The map above constitutes the 2008 white female vote, except this time differentiated by margin of victory. Except in a few parts of New England, Democrats never win white females by margins greater than 20%.

Finally, this analysis also illustrates the continuing racial divide confronting the United States. More than a century after slavery and fifty years after Civil Rights, in too many parts of the country one can tell far too much – about voting habits or other behavior – just by looking at skin color.

P.S. For those interested, here is a full of table of the white female vote in 2008, by each state’s exit polling.

Full Table of White Female Vote

--Inoljt, http://mypolitikal.com/

 

 

Exploring the Most Republican Place in America: Part 1

This is the first part of two posts examining the Texas panhandle, a rock-hard Republican stronghold. I initially posted this as one entry, but I decided the second part needed a bit more work. The second part can be found here.

The Panhandle

In the Texas panhandle and the empty plains surrounding it, Democrats go to die. There is no place in the country more Republican than this rural region, where conservatism is ingrained bone-deep and from birth. Not even the most Mormon stretches of Utah, or whitest areas of the Deep South, exceed the Republicanism of this part of Texas.

Few political strategists have thought about these places as more than deep-red fly-over territory. If a region votes more than 80% Republican and looks set to continue in that pattern for as long one can forsee, one might think that there is generally little to write about.

In fact, in the vast emptiness of the Texas prairie there are a number of interesting patterns – some of which are quite strange to behold.

Yellow-dog Democrats

Believe it or not, much of the most Republican place in the nation used to be Democratic territory, voting for the blue candidate even when the rest of America did not. Now, of course, the same could be said for the entire American South, which routinely gave badly losing Democratic presidential candidates over 70% (and often 90%) of the vote. Texas was no exception to this rule; President Truman lost a grand total of eight counties during the 1948 election, for instance.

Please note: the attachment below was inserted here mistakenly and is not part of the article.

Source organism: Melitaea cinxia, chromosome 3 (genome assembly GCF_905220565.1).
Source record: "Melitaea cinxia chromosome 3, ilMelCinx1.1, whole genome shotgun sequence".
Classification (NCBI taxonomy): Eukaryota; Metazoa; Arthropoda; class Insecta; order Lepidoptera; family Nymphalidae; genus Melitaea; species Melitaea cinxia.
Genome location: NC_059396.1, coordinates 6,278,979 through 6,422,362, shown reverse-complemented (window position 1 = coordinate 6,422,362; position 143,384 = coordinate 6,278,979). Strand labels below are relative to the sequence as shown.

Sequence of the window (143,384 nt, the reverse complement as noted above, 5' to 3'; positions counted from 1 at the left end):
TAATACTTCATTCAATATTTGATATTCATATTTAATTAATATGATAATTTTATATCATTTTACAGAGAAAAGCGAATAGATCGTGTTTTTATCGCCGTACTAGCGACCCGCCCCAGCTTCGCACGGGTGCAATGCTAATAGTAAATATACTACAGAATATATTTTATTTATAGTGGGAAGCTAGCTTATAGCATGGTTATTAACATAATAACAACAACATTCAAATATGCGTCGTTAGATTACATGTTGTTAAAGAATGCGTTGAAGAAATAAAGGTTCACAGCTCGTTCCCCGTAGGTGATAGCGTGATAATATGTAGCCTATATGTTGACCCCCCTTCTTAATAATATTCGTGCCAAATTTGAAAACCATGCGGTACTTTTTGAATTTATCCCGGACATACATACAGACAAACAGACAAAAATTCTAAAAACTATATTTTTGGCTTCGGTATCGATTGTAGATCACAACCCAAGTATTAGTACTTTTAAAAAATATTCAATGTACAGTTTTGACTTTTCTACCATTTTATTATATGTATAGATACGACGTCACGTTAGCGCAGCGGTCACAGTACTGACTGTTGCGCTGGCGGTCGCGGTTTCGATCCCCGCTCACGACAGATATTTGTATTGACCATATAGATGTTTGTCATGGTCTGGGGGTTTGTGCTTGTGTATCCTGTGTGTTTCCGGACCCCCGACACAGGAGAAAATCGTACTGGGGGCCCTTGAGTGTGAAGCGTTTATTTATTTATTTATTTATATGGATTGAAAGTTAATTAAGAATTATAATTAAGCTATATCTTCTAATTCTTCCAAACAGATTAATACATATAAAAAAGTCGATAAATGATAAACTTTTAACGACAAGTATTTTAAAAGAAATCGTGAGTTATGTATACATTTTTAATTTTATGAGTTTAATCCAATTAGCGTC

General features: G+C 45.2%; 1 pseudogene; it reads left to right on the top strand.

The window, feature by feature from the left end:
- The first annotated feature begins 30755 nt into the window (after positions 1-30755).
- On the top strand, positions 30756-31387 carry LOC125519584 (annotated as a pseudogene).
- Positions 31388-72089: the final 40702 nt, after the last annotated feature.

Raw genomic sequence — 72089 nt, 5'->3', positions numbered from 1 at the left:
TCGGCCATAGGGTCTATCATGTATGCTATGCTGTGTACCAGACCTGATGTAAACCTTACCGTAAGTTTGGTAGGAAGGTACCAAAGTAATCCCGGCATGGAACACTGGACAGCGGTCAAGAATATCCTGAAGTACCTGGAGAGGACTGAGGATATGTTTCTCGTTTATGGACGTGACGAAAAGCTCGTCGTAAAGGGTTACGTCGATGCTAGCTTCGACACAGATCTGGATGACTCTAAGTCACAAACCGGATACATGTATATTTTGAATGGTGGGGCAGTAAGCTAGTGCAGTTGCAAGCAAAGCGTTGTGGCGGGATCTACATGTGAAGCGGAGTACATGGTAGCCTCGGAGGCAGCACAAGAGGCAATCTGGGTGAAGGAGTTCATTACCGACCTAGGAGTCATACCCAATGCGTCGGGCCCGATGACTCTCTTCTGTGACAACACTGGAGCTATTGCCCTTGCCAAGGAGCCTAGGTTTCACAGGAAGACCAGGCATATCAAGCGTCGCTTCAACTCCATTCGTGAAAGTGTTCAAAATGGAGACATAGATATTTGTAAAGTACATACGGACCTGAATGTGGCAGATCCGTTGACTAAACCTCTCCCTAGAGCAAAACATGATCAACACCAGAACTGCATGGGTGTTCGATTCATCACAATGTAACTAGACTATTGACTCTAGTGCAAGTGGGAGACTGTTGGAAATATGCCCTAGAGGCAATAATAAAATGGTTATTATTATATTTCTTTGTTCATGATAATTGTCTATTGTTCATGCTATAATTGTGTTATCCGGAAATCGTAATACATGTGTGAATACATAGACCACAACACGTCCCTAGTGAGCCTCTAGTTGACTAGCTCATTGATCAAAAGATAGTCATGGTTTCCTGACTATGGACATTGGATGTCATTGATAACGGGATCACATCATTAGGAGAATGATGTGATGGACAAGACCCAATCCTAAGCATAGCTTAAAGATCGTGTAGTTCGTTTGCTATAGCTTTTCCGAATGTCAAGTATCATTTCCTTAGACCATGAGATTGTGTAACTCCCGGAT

The difference with the Texas panhandle, however, was that parts of it continued to vote Democratic even as the Solid South collapsed. In 1956, for instance, President Dwight Eisenhower won re-election by a solid 15.40% and cracked the South. One such crack included Texas, which Mr. Eisenhower won by 11.28%. Mr. Eisenhower carried the state backed mainly by its Republican-leaning cities (an oxymoron nowadays), while much of rural Texas voted for Democrat Adlai Stevenson. This included almost the entire panhandle:

This Democratic-leaning trend continued for some time, even after the 1964 realignment of the South. The panhandle cast a strong ballot for Senator Hubert Humphrey and President Jimmy Carter (both times), while a number of counties voted to Governor Dukakis and even hapless Senator Walter Mondale. As late as 1996, when President Bill Clinton lost Texas by 4.93%, there still remained a flicker of yellow-dog Democratic strength:

It was one President George W. Bush who finally crushed this Democratic tradition; since his time, the panhandle has begun voting uniformly Republican. But for all its current love of Republicans, it must be noted that this phenomenon is relatively recent – although long in coming.

--Inoljt, http://mypolitikal.com/

 

Exploring the Most Republican Place in America: Part 1

This is the first part of two posts examining the Texas panhandle, a rock-hard Republican stronghold. I initially posted this as one entry, but I decided the second part needed a bit more work. The second part can be found here.

The Panhandle

In the Texas panhandle and the empty plains surrounding it, Democrats go to die. There is no place in the country more Republican than this rural region, where conservatism is ingrained bone-deep and from birth. Not even the most Mormon stretches of Utah, or whitest areas of the Deep South, exceed the Republicanism of this part of Texas.

Few political strategists have thought about these places as more than deep-red fly-over territory. If a region votes more than 80% Republican and looks set to continue in that pattern for as long one can forsee, one might think that there is generally little to write about.

In fact, in the vast emptiness of the Texas prairie there are a number of interesting patterns – some of which are quite strange to behold.